But Rama behaves in no way expected by humans. After rounding the sun, from which it draws energy, Rama continues on its way out of the solar system, its destination and purpose unknown to man.
In our critical attention to Rendezvous with Rama, we should first note that it is an extraordinary example of hard SF in the Vernian tradition. The giant vehicle is neither fantasy nor literary prop. It is very real, from the triple air-locks outside to the cylindrical sea inside. Further, its structure and movements are, until the last chapters, consistent with known scientific principles.
Very late in the novel, Rama shows propulsion capabilities that defy Newtonian physics (“There goes Newton’s Third Law,” one character says in disbelief). Until then, though, Rama is big, but not bigger than the potential of human understanding.
At another level, the Wellsian one, Rama is about the human reaction to an alien encounter. With considerable skill, Clarke develops in the narrative the two most elemental responses to aliens: first, that they could only want to conquer us, or, second, they will come to save us from ourselves. The first attitude we see in the Hermians, who consider Rama a threat. The second attitude we see in Boris Rodrigo, who, as a member of the Fifth Church of Christ, Cosmonaut, sees Rama as a giant ark, come to save the faithful.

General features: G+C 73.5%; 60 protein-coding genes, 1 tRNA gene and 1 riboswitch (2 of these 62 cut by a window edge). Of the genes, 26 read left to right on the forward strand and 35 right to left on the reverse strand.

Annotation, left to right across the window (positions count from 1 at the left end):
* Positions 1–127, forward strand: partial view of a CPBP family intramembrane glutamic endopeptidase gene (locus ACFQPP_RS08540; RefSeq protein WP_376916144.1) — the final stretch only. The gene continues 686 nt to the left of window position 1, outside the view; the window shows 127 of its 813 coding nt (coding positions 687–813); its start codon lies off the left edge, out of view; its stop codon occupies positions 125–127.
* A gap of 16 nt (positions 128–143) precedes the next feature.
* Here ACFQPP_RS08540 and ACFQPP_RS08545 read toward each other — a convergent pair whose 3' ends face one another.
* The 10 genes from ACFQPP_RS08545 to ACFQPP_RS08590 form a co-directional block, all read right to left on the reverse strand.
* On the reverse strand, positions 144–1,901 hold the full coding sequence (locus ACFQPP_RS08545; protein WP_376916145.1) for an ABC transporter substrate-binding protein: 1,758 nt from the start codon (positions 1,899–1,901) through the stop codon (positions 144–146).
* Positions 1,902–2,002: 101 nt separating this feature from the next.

As we have seen, though, Rama is neither (or reveals itself as neither). It has no apparent concern for earth, and has traveled this way entirely for its own purposes. Humans must face the possibility that they are too insignificant to be noticed, and play a very minor role in the universe.
But Rama may after all be carrying a kind of message. One of the most intriguing features of the storyline is that Rama is so unprotected from would-be vandals and predators. Do the Ramans assume that any species technologically advanced enough to reach the ship in outer space would also be respectful enough to leave it unharmed? This interpretation would link technological advancement with cultural maturity—even moral progress.
Such a theme is consistent with the tempered scientific optimism that we see in Clarke’s work throughout his career. Commander Norton, who leads the survey team, sees his role in Rama as that of a privileged caretaker. He is determined to leave the vessel in good order, and finally allows his crew to cut into one of the interior structures only after it is obvious that there is no other way to enter it.